1. Determine which products to prioritize
The key to successful stock rotation is to figure out which products are most important to sell and when. In industries where products and trends change quickly, it’s essential to sell the oldest products first because they’re at the highest risk of obsolescence. In some industries, such as apparel, you’ll want to factor in seasonal demand when choosing the most important products for each time of year.
2. Identify the most prominent locations in your store
To rotate your stock effectively, you’ll need to identify the prime real estate in your store layout. In brick-and-mortar shops, this can be in a display window or in a central spot on the sales floor. On an ecommerce website, this can be a large featured banner or at the top of your products list. For booths at fairs or festivals, this can be the spot closest to foot traffic or in the middle of your display table.
3. Track sales and adjust accordingly
Track sales to determine if your stock rotation strategy is effective. If the products you're trying to sell first do, in fact, sell first, then you can feel confident your approach is working. Pair these insights with demand forecasting strategies, and you’ll have a better grasp on determining the optimal size for your purchase orders and managing your inventory year-round. As your sales performance changes, you can adjust the placement of products in your store and rethink your strategy.
4. Implement discounts and clearance when needed
Many companies use discounts to help push out old inventory faster. If you find yourself with too much inventory at the end of a particular season or cycle, use discounts or clearance sections in your store to sell these products faster.
Stock rotation FAQ
How often should stock be rotated?
There’s no set schedule for when to rotate stock—every industry is unique, and every store has different needs. In general, consider the length of the demand cycle in your industry, and sell within that time frame. If the demand cycle is moderately long, and products and trends turn over every few years, try to rotate your stock every year to keep your offerings fresh. If your shop has seasonal offerings, such as apparel, you’ll want to rotate your stock before each change of season, or every three months.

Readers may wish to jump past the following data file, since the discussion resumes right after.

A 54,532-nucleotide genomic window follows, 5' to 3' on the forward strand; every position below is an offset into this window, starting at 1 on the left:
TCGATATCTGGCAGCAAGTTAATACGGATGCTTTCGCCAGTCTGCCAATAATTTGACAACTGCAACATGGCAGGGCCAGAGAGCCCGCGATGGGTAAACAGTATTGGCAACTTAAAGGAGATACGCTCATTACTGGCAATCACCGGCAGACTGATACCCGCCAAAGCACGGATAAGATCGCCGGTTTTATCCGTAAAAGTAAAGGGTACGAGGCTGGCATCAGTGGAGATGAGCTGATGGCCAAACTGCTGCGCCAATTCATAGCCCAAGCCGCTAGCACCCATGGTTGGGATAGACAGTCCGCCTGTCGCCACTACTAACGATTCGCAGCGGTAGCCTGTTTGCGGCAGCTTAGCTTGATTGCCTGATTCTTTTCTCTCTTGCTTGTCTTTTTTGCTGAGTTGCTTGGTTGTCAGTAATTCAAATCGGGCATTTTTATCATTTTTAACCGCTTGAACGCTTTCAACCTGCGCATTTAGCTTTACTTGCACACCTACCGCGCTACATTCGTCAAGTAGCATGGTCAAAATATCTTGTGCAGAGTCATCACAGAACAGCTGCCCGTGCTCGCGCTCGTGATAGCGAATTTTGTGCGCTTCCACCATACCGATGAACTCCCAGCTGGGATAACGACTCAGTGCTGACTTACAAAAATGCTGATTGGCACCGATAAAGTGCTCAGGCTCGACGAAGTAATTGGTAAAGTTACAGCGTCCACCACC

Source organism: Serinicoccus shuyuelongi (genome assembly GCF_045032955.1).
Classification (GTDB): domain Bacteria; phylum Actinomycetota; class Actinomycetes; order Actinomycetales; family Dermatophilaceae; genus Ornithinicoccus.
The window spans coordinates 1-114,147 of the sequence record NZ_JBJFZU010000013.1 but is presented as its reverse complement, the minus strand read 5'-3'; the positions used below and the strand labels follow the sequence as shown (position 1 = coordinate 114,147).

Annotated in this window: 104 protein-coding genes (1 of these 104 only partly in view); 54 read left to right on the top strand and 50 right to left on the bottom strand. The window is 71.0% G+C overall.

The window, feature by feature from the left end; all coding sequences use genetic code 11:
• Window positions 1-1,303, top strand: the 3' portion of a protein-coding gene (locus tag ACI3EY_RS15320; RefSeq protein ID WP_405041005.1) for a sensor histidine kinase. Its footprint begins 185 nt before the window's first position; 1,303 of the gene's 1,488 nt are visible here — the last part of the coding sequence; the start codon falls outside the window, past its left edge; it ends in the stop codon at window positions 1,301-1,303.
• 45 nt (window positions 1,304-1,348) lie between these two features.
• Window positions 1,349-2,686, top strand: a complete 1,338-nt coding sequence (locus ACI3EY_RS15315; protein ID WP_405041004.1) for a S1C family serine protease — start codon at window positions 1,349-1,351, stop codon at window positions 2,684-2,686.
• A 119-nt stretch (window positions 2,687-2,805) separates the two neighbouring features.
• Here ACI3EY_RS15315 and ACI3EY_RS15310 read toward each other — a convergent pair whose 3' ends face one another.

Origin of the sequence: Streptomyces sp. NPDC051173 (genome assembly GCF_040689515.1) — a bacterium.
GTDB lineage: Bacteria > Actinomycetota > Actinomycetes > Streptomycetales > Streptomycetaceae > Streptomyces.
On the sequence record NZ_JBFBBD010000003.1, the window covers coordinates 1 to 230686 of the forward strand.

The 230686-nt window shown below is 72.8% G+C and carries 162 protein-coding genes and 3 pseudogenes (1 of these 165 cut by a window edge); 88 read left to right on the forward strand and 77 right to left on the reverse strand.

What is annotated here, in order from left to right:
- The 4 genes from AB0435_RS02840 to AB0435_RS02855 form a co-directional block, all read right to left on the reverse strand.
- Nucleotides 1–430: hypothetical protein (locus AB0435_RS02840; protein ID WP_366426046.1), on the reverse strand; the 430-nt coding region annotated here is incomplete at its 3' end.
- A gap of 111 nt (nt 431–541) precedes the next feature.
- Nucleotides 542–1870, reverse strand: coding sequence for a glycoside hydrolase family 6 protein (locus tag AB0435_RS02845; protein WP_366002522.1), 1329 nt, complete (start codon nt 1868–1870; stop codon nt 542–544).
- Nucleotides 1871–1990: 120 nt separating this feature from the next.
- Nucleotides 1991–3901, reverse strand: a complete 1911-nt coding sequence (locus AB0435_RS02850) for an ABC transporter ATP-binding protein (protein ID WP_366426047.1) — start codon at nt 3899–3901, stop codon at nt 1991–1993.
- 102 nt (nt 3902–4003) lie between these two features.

Can stock rotation help reduce waste?
Yes, first in, first out stock rotation reduces waste by selling older products first and newer stock later. It also encourages clearance sales and discounts to help move stock faster and make way for fresh products. This ensures that the oldest products don’t deteriorate or become obsolete before they are sold—which means less waste for your business.
What are the risks of not rotating stock?
If you don’t rotate your stock, you may find yourself trying to sell seasonally irrelevant items or paying for extra storage space when demand for your products is low. In the worst case, you may not be able to sell old or outdated products, incurring a loss.
How can businesses determine which products to rotate first?
It should be relatively straightforward to determine which products to prioritize during stock rotation. In industries with a short demand cycle, where products and trends shift quickly, it’s usually the oldest products that are most important to sell first because they’re closest to obsolescence. In industries with seasonal offerings, like the clothing industry, you’ll want to factor in seasonal demand when choosing the most important products for each time of year.